In this article it helps if you already know a little bit about AppleScript, though that’s not completely necessary. Near the end of the tutorial I show how to invoke the AppleScript code using Scala, so feel free to skip down to there if you just want to see that — you can always read the stuff at the top for reference later.
This is an excerpt from the Scala Cookbook (partially modified for the internet). This is a very short recipe, Recipe 12.18, “How to run an external command (process) in a different directory.”
You want to use another directory as the base directory when running an external command.
This is an excerpt from the Scala Cookbook (partially modified for the internet). This is Recipe 12.16, “How to use 'and' and 'or' when running external commands in Scala.”
You want to use the equivalent of the Unix
|| commands to perform an if/then/else operation when executing external commands.
Use the Scala operators
#||, which mirror the Unix
If you ever want to create a Unix shell script that you can give to someone else so they can double-click it and run it through the Mac OS X Finder, all you have to do is (a) name the file with the ".command" extension and (b) make it executable. So, just name your Mac/Unix script like this:
Then make it executable, like this:
chmod +x ShowProcesses.command
You can also leave out the usual
#!/bin/sh part on the first line.
Linux find/copy FAQ: How can I use the
find command to find many files and copy them all to a directory?
Scala shell script FAQ: How do I create a Unix/Linux shell script to run a small Scala script?
If you want to run a Scala script as a Unix or Linux shell script -- such as hello.sh -- write your script like this:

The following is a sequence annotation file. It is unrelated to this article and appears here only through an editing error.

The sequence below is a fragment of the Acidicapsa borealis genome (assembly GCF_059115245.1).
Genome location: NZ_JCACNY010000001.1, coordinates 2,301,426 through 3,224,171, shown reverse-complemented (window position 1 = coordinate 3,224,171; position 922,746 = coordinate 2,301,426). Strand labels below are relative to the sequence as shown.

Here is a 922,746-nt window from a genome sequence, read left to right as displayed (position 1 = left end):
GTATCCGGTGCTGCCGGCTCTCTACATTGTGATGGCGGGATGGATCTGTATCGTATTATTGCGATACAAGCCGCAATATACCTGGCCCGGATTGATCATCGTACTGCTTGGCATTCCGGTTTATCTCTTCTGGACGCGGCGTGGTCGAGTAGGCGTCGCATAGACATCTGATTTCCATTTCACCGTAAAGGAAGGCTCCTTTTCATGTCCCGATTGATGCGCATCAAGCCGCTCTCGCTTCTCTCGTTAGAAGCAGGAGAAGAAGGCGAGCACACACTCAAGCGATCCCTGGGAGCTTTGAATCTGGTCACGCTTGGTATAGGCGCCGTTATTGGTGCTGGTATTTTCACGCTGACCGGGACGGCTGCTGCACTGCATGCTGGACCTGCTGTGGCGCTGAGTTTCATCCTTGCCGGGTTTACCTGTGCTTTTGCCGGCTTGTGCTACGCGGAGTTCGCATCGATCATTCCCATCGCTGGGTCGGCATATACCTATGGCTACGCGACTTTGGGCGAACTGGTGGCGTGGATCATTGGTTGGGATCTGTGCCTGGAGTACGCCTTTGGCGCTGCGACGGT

At the time of this writing, you can't easily find the Scala Process and ProcessBuilder classes (the Scala API documentation), so in an effort to help you (and the search engines) find those classes more easily, here are direct links to them:
Scala exec FAQ: How do I execute external system commands in Scala?
When it comes to executing external system commands, Scala is a dramatic improvement over Java. The operators Scala makes available are much more like Perl or Ruby, and the operators themselves are consistent with traditional shell commands, and are therefore easy to remember. Let's take a look at a few examples.
In earlier articles I've described how to execute system commands from Java applications. A long time ago I wrote my first article on this topic (How to execute system commands from Java), and more recently I wrote an updated version of that article titled "Executing system commands from Java using the ProcessBuilder and Process classes".
Our ThreadedStreamHandler class
Based on an old-but-good article at JavaWorld, I'm developing the following Java ThreadedStreamHandler class. (It's still a work-in-progress, but as mentioned, commands that don't have to be run using
sudo seem to work just fine right now.)